Baird owes life to gun trucks, shares story on TV series
Greencastle and Putnam County have long known Jim Baird as friend, farmer, businessman, veteran and state legislator.
And today you can add television star to that list.
Or better make that reluctant TV star.
Baird, a veteran convoy commander during the Vietnam War, is being featured in a Smithsonian Channel episode of the national TV series “The Weapon Hunter,” which follows Paul Shull, “a man on a mission to put history back in action,” according to his press clippings.
The hour-long episode “Vietnam Road Warrior” aired for the first time Sunday night and will air every day this week (consult local listings, as they like to say). Currently it is slated for 5 p.m. Monday, 9 p.m. and midnight Tuesday, noon Wednesday, 10 p.m. Thursday and 1 a.m. and 4 p.m. Friday.
“I’m telling you all this,” Baird reluctantly told the Banner Graphic Sunday evening concerning his exploits, “but I really don’t like to talk about it.
“I just think that those soldiers deserve to be recognized for their grit and determination.”
“The Weapon Hunter” episode does just that, focusing not only on Baird but also on Sammy Seay and Larry Fiandt, fellow members of the 523rd Transportation Company Unit in Vietnam, as they rebuild the gun truck “The Proud American” used to escort the American convoy through treacherous territory within 10 miles of the infamous DMZ (demilitarized zone).
Baird, who arrived in Vietnam in the fall of 1970 and lived through a number of ambushes, was aboard The Proud American, serving as convoy commander, when it went for its last ride on a date etched in his memory -- March 1971.
And if it wasn’t for the other gun trucks in his convoy, he knows it wouldn’t have ended well.
“I wouldn’t be here today if it hadn’t been for the other gun trucks and gun truck crews,” he tells host Shull.
He recalls how he was in the last truck, following a convoy from Khe Sahn. He remembers he was standing in the bed of the vehicle next to the radio, right where he should have been, when they got hit by an RPG (rocket-propelled grenade). The first volley killed his driver.
“We were taking small arms fire,” Baird recalled, “and they (the North Vietnamese) were right there in the ditch beside us. We couldn’t move and we took another RPG to the fuel tank.”
That rocked his world.
“I can remember thinking, ‘the whole world turned orange,’” Baird told the TV program.
Jim Baird’s whole world was certainly about to change but if it hadn’t been for those gun trucks coming back to support his crew, he wouldn’t have lived to tell about it. And he wouldn’t have become an ag agent, Putnam County commissioner or District 44 state legislator.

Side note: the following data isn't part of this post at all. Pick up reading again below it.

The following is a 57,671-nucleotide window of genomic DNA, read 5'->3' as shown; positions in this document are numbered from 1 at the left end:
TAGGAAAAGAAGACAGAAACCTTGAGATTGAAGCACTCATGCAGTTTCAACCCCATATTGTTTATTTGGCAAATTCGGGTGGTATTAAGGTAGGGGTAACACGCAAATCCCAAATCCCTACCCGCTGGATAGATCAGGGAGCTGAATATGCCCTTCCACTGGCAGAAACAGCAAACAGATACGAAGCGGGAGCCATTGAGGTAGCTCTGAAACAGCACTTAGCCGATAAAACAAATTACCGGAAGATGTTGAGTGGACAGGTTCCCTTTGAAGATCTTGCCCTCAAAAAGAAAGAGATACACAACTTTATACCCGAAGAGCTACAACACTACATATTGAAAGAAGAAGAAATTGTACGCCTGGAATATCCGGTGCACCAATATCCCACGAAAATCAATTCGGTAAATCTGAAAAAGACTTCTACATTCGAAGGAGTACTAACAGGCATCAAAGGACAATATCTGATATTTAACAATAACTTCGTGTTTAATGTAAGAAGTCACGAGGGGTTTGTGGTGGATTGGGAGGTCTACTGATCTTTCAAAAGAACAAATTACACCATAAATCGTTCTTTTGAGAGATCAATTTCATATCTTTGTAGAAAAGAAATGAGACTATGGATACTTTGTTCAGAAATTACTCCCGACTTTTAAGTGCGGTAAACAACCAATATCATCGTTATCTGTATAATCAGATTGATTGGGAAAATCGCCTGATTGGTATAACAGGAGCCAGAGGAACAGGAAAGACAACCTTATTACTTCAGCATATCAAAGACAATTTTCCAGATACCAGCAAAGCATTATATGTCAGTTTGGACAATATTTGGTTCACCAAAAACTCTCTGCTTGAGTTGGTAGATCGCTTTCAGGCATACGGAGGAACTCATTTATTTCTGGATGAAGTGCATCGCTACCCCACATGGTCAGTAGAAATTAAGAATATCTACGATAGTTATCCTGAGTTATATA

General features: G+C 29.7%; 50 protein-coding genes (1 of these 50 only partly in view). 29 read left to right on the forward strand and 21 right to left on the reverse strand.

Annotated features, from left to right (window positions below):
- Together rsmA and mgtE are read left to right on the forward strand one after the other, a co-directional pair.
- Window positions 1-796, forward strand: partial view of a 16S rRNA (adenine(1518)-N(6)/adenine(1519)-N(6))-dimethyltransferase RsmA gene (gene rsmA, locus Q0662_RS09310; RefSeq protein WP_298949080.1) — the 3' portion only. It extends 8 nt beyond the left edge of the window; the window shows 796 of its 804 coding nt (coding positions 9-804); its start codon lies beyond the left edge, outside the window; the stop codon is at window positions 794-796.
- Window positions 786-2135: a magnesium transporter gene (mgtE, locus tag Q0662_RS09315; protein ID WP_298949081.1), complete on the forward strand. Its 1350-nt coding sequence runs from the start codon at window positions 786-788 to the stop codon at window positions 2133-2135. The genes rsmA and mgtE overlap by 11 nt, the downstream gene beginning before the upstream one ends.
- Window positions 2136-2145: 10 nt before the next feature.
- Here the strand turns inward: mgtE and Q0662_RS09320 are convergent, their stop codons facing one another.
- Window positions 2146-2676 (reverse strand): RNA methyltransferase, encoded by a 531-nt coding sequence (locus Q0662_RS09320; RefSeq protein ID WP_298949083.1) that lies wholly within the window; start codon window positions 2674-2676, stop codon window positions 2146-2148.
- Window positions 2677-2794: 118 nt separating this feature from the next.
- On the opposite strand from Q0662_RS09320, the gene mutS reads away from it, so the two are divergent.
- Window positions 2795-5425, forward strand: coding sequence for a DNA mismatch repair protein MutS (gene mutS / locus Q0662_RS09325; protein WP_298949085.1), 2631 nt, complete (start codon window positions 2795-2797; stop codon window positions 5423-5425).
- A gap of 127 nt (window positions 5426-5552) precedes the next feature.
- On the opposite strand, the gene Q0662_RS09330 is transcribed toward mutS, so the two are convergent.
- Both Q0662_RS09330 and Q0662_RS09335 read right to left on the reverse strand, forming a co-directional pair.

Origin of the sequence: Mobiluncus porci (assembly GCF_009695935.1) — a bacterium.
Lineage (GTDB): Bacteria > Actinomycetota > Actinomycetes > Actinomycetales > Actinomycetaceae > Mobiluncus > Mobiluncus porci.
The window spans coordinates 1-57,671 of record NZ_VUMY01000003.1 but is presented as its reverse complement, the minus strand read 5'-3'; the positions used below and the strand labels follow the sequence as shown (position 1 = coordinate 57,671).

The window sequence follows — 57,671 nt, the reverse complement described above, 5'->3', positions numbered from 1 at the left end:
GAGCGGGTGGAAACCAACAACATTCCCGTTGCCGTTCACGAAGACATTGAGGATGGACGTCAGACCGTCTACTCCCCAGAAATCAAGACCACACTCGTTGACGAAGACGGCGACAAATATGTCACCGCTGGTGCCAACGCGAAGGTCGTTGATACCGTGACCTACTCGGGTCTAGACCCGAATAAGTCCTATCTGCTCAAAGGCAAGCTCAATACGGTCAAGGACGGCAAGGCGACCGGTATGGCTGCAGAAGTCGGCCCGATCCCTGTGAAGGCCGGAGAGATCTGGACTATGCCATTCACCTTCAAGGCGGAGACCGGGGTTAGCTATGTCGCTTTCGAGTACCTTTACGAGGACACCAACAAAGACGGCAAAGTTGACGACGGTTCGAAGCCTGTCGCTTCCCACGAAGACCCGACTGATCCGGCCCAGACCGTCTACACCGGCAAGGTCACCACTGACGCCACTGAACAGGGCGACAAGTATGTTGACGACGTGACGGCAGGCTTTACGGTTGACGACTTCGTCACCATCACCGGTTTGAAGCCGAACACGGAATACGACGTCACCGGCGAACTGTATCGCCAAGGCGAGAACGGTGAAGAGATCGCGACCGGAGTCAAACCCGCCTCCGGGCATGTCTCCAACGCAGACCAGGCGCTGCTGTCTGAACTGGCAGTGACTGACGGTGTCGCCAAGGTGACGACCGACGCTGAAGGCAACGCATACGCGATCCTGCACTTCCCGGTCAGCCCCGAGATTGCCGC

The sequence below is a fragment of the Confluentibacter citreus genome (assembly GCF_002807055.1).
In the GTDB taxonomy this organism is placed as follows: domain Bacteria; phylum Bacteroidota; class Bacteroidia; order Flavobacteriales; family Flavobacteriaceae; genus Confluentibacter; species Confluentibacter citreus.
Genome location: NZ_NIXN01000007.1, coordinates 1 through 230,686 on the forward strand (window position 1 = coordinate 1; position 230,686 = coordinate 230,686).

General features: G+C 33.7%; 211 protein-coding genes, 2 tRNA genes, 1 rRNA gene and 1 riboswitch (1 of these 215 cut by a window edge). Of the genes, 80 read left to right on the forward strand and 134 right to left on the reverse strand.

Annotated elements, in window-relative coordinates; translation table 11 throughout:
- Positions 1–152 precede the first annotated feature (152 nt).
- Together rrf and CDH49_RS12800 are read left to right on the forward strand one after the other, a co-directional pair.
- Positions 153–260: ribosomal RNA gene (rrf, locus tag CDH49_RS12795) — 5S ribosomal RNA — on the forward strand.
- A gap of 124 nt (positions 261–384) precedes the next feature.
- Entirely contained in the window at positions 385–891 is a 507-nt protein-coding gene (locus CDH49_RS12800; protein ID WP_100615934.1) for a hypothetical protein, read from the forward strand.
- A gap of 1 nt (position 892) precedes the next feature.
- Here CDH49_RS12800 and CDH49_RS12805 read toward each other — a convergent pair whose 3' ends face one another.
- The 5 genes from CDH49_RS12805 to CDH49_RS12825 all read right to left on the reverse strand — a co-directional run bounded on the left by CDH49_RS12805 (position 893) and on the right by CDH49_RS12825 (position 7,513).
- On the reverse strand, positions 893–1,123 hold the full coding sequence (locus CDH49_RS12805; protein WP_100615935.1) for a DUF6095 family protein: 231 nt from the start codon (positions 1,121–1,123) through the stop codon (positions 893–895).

“They came back with those old .50s blazing and their tracers blazing,” the Greencastle man said. “It still gives me a chill and makes my hair stand up. It was such a relief to see them come back because otherwise we were dead. They saved my life.”
Baird lost his left arm in that ambush, and as narrator Shull notes, “that meant the end of his war.”
“That was the day I got my ticket out,” Baird told the Banner Graphic.
“If you said you weren’t afraid, I don’t believe it because I don’t know any soldier that wasn’t afraid,” Baird told the TV series during filming last spring in Rogersville, Tenn. “But you had to control that. You had to get that under control because you had other people depending on you. It became bigger than you. It became more important than you.
“It became about taking care of your buddies and the ones you bonded with.”
That’s one of the reasons the rebuilding of The Proud American gun truck, like the Ace of Spades truck before it and The King Kong just recently, has been so important to the men who served in that history-making unit.
“It catches me right here,” Baird said, touching his chest near his heart. “I don’t know how to explain it. Words don’t explain it.”
The gun truck replica and the ambush re-enactment the TV series did, Baird said, stands as a tribute to all those who served in the convoys and the gun trucks during Vietnam.
It represents “a whole lot of people and a whole lot of history,” as Shull said.
In 2012, Baird’s unit, the 523rd Transportation Company, was inducted into the U.S. Army Transportation Company Hall of Fame.
“As a convoy, we were involved in more conflict there than the infantry in that area,” he said.
“Our unit did such a good job,” Baird noted, “that the South Vietnamese gave us a citation and we were the first unit inducted into the Hall of Fame, and I was fortunate to be selected as the officer to accept that award.”
Baird also got a visit from the King Kong gun truck last week as it was being transported to the Smithsonian.
It brought back a flood of memories as well.
“It saved my behind,” he said, recalling a February 1971 incident where the convoy was “dead in our tracks in the kill zone.”
The enemy was so close, he said, they were lobbing grenades straight up, trying to land them in the American trucks.
“The gun trucks coming back saved us,” Baird said. “They (the North Vietnamese) were so close and they were shooting at us from both sides. All we had was an M70 because two M60s had jammed.
“How we all walked out of that was only by the grace of God.”